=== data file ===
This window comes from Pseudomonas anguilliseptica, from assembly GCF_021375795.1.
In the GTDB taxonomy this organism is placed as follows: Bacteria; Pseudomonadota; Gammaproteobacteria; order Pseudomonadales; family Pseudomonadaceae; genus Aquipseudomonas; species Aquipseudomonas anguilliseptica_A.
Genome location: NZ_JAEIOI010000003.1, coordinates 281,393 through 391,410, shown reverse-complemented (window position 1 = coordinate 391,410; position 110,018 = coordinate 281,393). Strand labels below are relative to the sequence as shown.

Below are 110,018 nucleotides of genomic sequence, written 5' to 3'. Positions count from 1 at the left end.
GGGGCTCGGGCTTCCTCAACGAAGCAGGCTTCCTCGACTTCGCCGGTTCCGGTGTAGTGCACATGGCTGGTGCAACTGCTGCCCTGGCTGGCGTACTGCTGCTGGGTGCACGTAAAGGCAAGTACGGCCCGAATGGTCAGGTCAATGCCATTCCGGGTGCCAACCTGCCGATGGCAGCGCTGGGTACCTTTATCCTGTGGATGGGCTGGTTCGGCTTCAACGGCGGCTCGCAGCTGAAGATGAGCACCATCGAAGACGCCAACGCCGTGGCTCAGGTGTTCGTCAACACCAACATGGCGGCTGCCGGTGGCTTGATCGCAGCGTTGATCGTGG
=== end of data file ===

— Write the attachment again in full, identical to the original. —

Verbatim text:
This window comes from Pseudomonas anguilliseptica, from assembly GCF_021375795.1.
In the GTDB taxonomy this organism is placed as follows: Bacteria; Pseudomonadota; Gammaproteobacteria; order Pseudomonadales; family Pseudomonadaceae; genus Aquipseudomonas; species Aquipseudomonas anguilliseptica_A.
Genome location: NZ_JAEIOI010000003.1, coordinates 281,393 through 391,410, shown reverse-complemented (window position 1 = coordinate 391,410; position 110,018 = coordinate 281,393). Strand labels below are relative to the sequence as shown.

Below are 110,018 nucleotides of genomic sequence, written 5' to 3'. Positions count from 1 at the left end.
GGGGCTCGGGCTTCCTCAACGAAGCAGGCTTCCTCGACTTCGCCGGTTCCGGTGTAGTGCACATGGCTGGTGCAACTGCTGCCCTGGCTGGCGTACTGCTGCTGGGTGCACGTAAAGGCAAGTACGGCCCGAATGGTCAGGTCAATGCCATTCCGGGTGCCAACCTGCCGATGGCAGCGCTGGGTACCTTTATCCTGTGGATGGGCTGGTTCGGCTTCAACGGCGGCTCGCAGCTGAAGATGAGCACCATCGAAGACGCCAACGCCGTGGCTCAGGTGTTCGTCAACACCAACATGGCGGCTGCCGGTGGCTTGATCGCAGCGTTGATCGTGG